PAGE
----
Water well, and keep the soil moist but not waterlogged. Place the cutting in a warm, bright spot but out of direct sunlight. The cutting should root in about 2-4 weeks.

Division: To divide the greater periwinkle, dig up an established plant and carefully separate the roots into smaller sections, making sure each section has a healthy root system and some foliage.

Replant the sections in their new location, spacing them at least 12 inches apart. Water well and keep the soil moist until the new plants are established.

With either method, it’s important to keep the soil moist and to protect the new plants from direct sunlight until they are well established. Once the new plants have taken root, they should grow vigorously and fill in the area nicely.

Potting and Repotting

Bigleaf periwinkle is an ideal nearly zero-maintenance plant for container gardening because of its pretty flowers and trailing vines. It’s best planted on its own without companion plants. It doesn’t matter what type of pot you use as long as it has several drainage holes and is filled with well-draining soil. Place the pot in dappled sunlight and water when the top 1 to 2 inches of soil is dry. There’s no need to water the plant, however, if the pot is receiving regular water from rainfall.

Pests and Diseases

Common Pests and Plant Diseases

The greater periwinkle is generally not susceptible to many pests or diseases. However, like any plant, it can occasionally be affected by a few common issues. Here are some of the pests and diseases that can affect your plant:

Aphids: These small, soft-bodied insects can suck sap from the plant, causing distorted growth and yellowing leaves. They can be controlled with insecticidal soap or neem oil.

Spider mites: These tiny pests can cause webbing and yellowing leaves. They can be controlled with insecticidal soap or horticultural oil.

Slugs and snails: These molluscs can eat holes in the leaves and stems of Vinca major. They can be controlled with slug bait or by handpicking.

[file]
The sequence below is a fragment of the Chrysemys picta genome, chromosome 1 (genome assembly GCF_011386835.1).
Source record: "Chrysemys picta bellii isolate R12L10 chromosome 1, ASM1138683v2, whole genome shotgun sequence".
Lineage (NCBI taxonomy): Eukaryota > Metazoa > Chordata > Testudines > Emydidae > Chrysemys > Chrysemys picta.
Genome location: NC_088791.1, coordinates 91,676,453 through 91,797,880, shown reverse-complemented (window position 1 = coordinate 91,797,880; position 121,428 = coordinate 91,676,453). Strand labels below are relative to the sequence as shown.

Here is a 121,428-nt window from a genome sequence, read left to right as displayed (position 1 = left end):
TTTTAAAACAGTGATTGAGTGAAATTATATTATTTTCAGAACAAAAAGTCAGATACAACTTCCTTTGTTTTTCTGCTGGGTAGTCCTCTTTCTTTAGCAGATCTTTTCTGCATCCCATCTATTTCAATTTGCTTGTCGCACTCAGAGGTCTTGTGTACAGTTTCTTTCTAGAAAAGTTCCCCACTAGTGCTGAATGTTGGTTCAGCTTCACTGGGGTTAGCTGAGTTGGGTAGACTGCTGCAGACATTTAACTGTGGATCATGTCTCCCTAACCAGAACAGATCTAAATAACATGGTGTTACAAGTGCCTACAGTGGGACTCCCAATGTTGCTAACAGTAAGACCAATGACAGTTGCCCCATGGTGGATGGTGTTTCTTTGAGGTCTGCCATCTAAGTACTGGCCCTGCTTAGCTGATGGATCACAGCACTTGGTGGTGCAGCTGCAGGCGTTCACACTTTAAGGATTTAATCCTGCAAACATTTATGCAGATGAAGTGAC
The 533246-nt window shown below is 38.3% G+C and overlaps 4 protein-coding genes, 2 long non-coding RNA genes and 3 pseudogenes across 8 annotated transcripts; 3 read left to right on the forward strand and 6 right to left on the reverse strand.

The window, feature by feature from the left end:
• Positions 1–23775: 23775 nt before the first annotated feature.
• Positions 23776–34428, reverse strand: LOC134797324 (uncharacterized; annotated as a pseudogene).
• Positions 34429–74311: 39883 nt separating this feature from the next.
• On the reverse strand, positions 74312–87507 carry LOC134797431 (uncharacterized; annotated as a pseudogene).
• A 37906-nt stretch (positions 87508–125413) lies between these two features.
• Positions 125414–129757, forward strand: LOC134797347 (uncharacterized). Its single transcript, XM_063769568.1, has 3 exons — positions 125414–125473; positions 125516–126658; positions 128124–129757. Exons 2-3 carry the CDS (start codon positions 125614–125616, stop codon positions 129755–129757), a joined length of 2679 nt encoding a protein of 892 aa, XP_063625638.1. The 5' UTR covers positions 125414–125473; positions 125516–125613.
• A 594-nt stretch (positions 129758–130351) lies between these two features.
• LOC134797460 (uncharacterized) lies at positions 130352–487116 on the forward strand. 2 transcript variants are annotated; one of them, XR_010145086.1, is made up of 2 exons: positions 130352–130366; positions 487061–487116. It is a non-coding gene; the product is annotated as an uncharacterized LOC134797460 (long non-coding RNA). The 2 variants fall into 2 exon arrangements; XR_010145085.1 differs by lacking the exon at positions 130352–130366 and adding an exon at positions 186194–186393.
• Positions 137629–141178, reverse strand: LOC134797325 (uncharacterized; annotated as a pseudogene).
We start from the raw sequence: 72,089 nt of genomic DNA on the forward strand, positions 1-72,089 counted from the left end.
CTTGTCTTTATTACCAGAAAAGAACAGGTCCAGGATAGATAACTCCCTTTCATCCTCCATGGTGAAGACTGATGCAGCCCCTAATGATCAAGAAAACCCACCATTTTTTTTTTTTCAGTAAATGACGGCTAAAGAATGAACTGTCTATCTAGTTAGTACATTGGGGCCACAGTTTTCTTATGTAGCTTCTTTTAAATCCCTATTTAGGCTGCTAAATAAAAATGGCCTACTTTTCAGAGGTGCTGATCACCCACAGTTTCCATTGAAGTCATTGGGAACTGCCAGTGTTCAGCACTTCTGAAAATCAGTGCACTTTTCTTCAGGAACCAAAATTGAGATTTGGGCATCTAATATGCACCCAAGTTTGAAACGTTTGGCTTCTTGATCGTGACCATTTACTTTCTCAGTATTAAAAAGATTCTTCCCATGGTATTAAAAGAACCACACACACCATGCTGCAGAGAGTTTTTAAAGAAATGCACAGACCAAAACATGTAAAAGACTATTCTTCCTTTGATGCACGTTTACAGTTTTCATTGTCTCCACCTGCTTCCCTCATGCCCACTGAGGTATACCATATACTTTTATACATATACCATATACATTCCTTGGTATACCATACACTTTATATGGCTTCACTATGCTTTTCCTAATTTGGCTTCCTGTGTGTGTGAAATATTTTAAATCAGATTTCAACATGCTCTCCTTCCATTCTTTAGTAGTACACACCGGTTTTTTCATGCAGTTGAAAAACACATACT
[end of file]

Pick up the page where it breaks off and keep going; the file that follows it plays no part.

Leaf spot: This fungal disease can cause brown or black spots on the leaves. It can be prevented by providing good air circulation and avoiding overhead watering.

Root rot: This fungal disease can occur in waterlogged soil and can cause the plant to wilt and die. It can be prevented by ensuring good drainage and avoiding overwatering.

Common Problems 

Bigleaf periwinkle is so trouble-free (except for its vigorous growth) that the only problem you may encounter is the result of overwatering. Too much water can be the result of frequent watering or rain, poor soil drainage due to compacted or heavy dirt, or poor drainage in a container if you have potted periwinkle. Waterlogged plants have oxygen-deprived roots and will begin to show these signs:

  • Droopy, wilting flowers and foliage
  • Yellowing leaves
  • Spotty leaves

Try fixing the problem if it is not too severe by watering the ground only when the first 2 inches of soil are dry to the touch. Water in the mornings, as well, so the air can dry excess moisture. For potted bigleaf periwinkle showing these signs, do not water as frequently. Eliminate the damaged areas If the problem is minor, repot the plant and cut off damaged roots, then try adding more drainage holes to the container to avoid further root rot.

III. How to Grow From Seed

Growing bigleaf periwinkle from seed is also possible though it takes longer. You will need to harvest seeds from the seed pods after blooms fade which could be in the late summer or early autumn. Start seeds in the spring before the last frost.

  • Collect the seeds from seed pods after blooms wilt. You will find the skinny pods close to the ground under the leaves. If the pods are already split there will not be any seeds inside because they have already dispersed.
  • Dry the seeds you do find and save them in a cool, dry place over the winter.
  • Start the seeds in a seed tray with a potting medium.
  • Keep this tray in a dimly lit, warm (75-77 degrees Fahrenheit) spot.
  • Use a mist sprayer to keep them moist until seedlings appear, then water lightly but regularly.
  • Seedlings can be transplanted to containers once they’re 2 inches tall.
  • Plant outside once all danger of frost has passed.

IV. Uses and Benefits 

Greater periwinkle (Vinca major) is a vigorous evergreen shrub that is loved for its blue and violet blooms. It grows in a dense clump or mat which means it makes an excellent ground cover plant, especially when combined with early-flowering hellebores. However, it isn’t the most common garden plant because of its aggressive growth. This plant grows well with oriental hellebores and pulmonarias and looks great in cottage, informal, coastal, and city gardens.

Big Leaf Periwinkle (Vinca major) Details

Common name Big Leaf Periwinkle, Blue Buttons, Blue Periwinkle, Greater Periwinkle, Periwinkle
Botanical name Vinca major
Plant type Ground Cover
Hardiness zone 7a, 7b, 8a, 8b, 9a, 9b
Growth rate Fast
Height 0 ft. 8 in. - 1 ft. 6 in.
Width 0 ft. 8 in. - 1 ft. 6 in.
Sunlight Full sun (6 or more hours of direct sunlight a day)
Soil condition High Organic Matter
Flower color Blue
Leaf color Gold/Yellow